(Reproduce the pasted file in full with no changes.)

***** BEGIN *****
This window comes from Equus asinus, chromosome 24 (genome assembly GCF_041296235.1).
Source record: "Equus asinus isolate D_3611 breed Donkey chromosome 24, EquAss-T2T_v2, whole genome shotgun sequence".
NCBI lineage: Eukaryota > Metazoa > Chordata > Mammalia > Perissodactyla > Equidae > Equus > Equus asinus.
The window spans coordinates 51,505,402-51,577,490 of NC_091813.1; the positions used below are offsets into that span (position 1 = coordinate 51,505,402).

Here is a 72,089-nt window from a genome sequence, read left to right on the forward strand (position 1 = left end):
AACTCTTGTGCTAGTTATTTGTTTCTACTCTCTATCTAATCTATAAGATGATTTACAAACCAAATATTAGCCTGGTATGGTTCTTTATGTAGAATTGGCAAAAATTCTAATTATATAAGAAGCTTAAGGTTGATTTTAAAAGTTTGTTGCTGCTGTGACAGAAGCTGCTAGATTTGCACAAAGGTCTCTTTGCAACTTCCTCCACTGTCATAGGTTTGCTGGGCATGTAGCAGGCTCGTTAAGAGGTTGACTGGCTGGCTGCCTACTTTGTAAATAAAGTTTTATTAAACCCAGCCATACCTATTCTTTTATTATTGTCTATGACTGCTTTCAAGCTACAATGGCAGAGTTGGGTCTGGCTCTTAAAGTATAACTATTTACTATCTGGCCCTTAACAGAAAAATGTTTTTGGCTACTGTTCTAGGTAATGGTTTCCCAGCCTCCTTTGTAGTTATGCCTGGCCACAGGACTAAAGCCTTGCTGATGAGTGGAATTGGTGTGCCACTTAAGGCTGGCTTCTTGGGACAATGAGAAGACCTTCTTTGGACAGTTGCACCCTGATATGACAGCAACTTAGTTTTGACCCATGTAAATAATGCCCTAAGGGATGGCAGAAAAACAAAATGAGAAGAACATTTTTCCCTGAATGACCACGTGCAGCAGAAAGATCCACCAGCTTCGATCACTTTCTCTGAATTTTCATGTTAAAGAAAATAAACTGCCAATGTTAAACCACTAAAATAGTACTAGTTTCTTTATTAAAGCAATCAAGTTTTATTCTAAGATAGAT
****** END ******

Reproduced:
This window comes from Equus asinus, chromosome 24 (genome assembly GCF_041296235.1).
Source record: "Equus asinus isolate D_3611 breed Donkey chromosome 24, EquAss-T2T_v2, whole genome shotgun sequence".
NCBI lineage: Eukaryota > Metazoa > Chordata > Mammalia > Perissodactyla > Equidae > Equus > Equus asinus.
The window spans coordinates 51,505,402-51,577,490 of NC_091813.1; the positions used below are offsets into that span (position 1 = coordinate 51,505,402).

Here is a 72,089-nt window from a genome sequence, read left to right on the forward strand (position 1 = left end):
AACTCTTGTGCTAGTTATTTGTTTCTACTCTCTATCTAATCTATAAGATGATTTACAAACCAAATATTAGCCTGGTATGGTTCTTTATGTAGAATTGGCAAAAATTCTAATTATATAAGAAGCTTAAGGTTGATTTTAAAAGTTTGTTGCTGCTGTGACAGAAGCTGCTAGATTTGCACAAAGGTCTCTTTGCAACTTCCTCCACTGTCATAGGTTTGCTGGGCATGTAGCAGGCTCGTTAAGAGGTTGACTGGCTGGCTGCCTACTTTGTAAATAAAGTTTTATTAAACCCAGCCATACCTATTCTTTTATTATTGTCTATGACTGCTTTCAAGCTACAATGGCAGAGTTGGGTCTGGCTCTTAAAGTATAACTATTTACTATCTGGCCCTTAACAGAAAAATGTTTTTGGCTACTGTTCTAGGTAATGGTTTCCCAGCCTCCTTTGTAGTTATGCCTGGCCACAGGACTAAAGCCTTGCTGATGAGTGGAATTGGTGTGCCACTTAAGGCTGGCTTCTTGGGACAATGAGAAGACCTTCTTTGGACAGTTGCACCCTGATATGACAGCAACTTAGTTTTGACCCATGTAAATAATGCCCTAAGGGATGGCAGAAAAACAAAATGAGAAGAACATTTTTCCCTGAATGACCACGTGCAGCAGAAAGATCCACCAGCTTCGATCACTTTCTCTGAATTTTCATGTTAAAGAAAATAAACTGCCAATGTTAAACCACTAAAATAGTACTAGTTTCTTTATTAAAGCAATCAAGTTTTATTCTAAGATAGAT